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New allegation of racial slurs at DOT garage under investigation

Another allegation of racial slurs being used by a white Department of Transportation (DOT) employee toward a Black coworker at a DOT garage in Milford is currently under investigation by the Office of Equal Opportunity and Diversity (OEOD).

Tyquan Williams, a DOT employee at the Milford garage, said that during a conversation with his white coworker “regarding politics, all sorts of things,” the coworker said, “I hope my daughter never dates a ghetto n-word,” according to OEOD interview with Williams.

“After that, I pretty much didn’t want to talk to him anymore,” Williams responded to the interviewer. “I really was going to let it go but I can’t let that go.”

According to the interview conducted by EEO Specialist Ada Alvarez, the coworker admitted the incident in a statement to his supervisor. Alvarez quoted the employee in a question to Williams in which the employee said, “my kids are dating black men and women,” and, “I was lucky that they weren’t hood rats or ghetto n**gers.”

The employee continued saying, “you know people that wanted to live off the system… all day smoking weed, drinking and looking to steal from good people like us.” Williams confirmed that this was the nature of the confirmation to Alvarez.

The employee in question – who is not being named at this time due to the pending investigation – is a new hire, having only started working for DOT in May and is therefore still under his 6-month probationary period, according to state open data records.

Although the incident is currently under investigation, it could likely not come at a worse time for the Milford garage and DOT, as Williams currently has a lawsuit pending in Connecticut Superior Court alleging racial discrimination at the same garage dating back to 2019.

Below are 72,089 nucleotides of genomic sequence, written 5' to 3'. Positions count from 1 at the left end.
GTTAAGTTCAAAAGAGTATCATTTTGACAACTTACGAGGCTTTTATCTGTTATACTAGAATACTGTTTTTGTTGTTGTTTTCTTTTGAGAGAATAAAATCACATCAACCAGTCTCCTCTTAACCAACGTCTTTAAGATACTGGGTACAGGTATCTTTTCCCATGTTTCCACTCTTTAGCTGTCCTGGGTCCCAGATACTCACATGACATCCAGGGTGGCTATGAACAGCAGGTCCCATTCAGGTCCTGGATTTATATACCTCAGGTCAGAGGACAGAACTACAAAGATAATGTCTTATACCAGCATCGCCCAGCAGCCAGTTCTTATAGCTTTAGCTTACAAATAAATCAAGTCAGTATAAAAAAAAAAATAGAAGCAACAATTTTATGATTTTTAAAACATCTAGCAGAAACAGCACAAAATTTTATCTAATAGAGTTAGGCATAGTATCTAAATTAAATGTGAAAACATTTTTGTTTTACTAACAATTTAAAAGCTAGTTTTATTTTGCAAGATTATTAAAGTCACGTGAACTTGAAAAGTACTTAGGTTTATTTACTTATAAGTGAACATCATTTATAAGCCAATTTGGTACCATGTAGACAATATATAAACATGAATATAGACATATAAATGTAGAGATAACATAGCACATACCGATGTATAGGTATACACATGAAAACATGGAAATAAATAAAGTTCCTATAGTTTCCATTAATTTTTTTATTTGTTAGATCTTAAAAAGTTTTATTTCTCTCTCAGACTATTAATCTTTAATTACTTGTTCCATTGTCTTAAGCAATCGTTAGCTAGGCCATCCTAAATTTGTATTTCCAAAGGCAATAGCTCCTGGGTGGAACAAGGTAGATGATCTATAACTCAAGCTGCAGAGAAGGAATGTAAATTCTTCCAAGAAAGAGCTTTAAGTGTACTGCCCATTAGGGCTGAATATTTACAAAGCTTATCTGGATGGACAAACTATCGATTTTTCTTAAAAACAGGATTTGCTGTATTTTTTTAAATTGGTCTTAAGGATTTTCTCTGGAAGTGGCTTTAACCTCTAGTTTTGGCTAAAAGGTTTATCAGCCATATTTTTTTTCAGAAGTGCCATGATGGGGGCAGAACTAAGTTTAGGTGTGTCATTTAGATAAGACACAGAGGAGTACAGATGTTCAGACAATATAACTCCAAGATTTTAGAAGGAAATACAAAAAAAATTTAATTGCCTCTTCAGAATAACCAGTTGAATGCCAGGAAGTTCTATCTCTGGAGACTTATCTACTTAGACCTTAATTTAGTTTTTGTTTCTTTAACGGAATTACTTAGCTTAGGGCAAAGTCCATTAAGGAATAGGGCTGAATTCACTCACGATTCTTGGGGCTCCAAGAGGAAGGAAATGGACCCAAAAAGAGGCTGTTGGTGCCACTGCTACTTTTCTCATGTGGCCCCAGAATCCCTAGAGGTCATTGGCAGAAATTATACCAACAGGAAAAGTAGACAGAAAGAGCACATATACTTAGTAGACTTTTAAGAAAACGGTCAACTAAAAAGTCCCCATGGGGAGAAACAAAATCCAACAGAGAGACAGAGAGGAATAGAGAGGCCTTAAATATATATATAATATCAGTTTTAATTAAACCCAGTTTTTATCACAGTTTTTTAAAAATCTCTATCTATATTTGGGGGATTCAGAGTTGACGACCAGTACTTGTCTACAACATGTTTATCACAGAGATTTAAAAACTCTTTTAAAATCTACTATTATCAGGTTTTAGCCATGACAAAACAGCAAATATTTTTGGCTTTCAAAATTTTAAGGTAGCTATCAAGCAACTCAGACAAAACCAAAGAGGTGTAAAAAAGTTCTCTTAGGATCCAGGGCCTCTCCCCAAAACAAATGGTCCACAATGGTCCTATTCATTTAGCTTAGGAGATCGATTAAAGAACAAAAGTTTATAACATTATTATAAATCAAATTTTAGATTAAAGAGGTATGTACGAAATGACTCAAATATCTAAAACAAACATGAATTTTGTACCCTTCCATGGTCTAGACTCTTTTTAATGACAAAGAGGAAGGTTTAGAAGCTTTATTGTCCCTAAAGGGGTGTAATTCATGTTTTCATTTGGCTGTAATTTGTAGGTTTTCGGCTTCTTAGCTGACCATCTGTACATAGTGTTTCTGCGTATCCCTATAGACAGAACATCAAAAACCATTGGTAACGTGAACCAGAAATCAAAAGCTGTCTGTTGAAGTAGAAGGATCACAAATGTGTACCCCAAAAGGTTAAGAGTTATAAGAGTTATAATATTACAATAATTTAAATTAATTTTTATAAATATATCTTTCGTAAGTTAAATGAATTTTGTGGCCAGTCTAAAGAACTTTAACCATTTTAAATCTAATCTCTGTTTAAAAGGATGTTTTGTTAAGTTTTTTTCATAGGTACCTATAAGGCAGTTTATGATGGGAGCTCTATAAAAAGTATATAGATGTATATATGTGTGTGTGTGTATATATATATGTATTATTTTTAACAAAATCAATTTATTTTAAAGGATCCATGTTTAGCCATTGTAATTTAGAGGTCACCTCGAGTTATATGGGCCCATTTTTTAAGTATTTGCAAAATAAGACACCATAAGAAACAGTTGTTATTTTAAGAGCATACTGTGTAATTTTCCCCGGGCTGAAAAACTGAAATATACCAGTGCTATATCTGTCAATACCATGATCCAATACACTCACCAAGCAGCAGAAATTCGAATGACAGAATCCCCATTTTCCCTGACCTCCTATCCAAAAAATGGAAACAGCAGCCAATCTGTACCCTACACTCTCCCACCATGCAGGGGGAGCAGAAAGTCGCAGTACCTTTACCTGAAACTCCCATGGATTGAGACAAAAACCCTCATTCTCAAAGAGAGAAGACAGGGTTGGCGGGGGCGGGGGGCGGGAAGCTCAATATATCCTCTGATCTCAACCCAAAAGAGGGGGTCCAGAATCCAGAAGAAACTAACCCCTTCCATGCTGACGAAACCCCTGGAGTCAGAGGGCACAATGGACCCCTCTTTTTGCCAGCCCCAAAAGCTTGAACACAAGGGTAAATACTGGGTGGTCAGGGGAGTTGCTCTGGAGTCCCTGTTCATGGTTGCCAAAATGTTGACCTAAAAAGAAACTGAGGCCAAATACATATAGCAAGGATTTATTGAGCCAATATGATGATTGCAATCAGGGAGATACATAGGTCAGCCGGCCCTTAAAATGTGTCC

Williams’ lawsuit stems from similar allegations and a now-dismissed lawsuit by DOT employee Luis Ortiz, several of whose claims of racial discrimination and slurs at the Milford garage by coworkers and supervisors were substantiated by the OEOD, resulting in multi-day suspensions. Ortiz also claims he was retaliated against for bringing the issue to light and was transferred to another garage under threat of termination.

Williams was one of Ortiz’s witnesses who came forward to confirm Ortiz’s allegations to the OEOD.

Ortiz, who has been outspoken about racism allegations at the DOT, says upper management and the administration are “endorsing racism,” because the employees found to have made racist statements receive minimal punishment before being promoted to new positions.

“They’re endorsing more racist behavior and this behavior is rearing its head again at the same garage to one of the same people who started this lawsuit with me five years ago,” Ortiz said. “They’re covering it up and allowing the guilty to take minimal responsibility and punishment.”

“Nobody is doing anything about it,” Ortiz said. “Nobody cares. I can’t see why we can’t have one person in power do the right thing.”

Williams has previously told Connecticut Inside Investigator that since the investigation into Ortiz’s allegations and the suspension and transfer of those involved, the atmosphere had improved at the Milford garage. 

The Connecticut Attorney General’s office was successful in getting Ortiz’s lawsuit dismissed from both state and federal court and has moved to dismiss Williams’ case in Connecticut Superior Court.

A separate lawsuit filed by Jacob Wilson and Adeline Del Valle also alleging discrimination by the CT DOT is pending in federal court.

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Marc E. Fitch, Senior Investigative Reporter

Marc E. Fitch

Marc worked as an investigative reporter for Yankee Institute and was a 2014 Robert Novak Journalism Fellow. He previously worked in the field of mental health is the author of several books and novels, along with numerous freelance reporting jobs and publications. Marc has a Master of Fine Arts degree from Western Connecticut State University.

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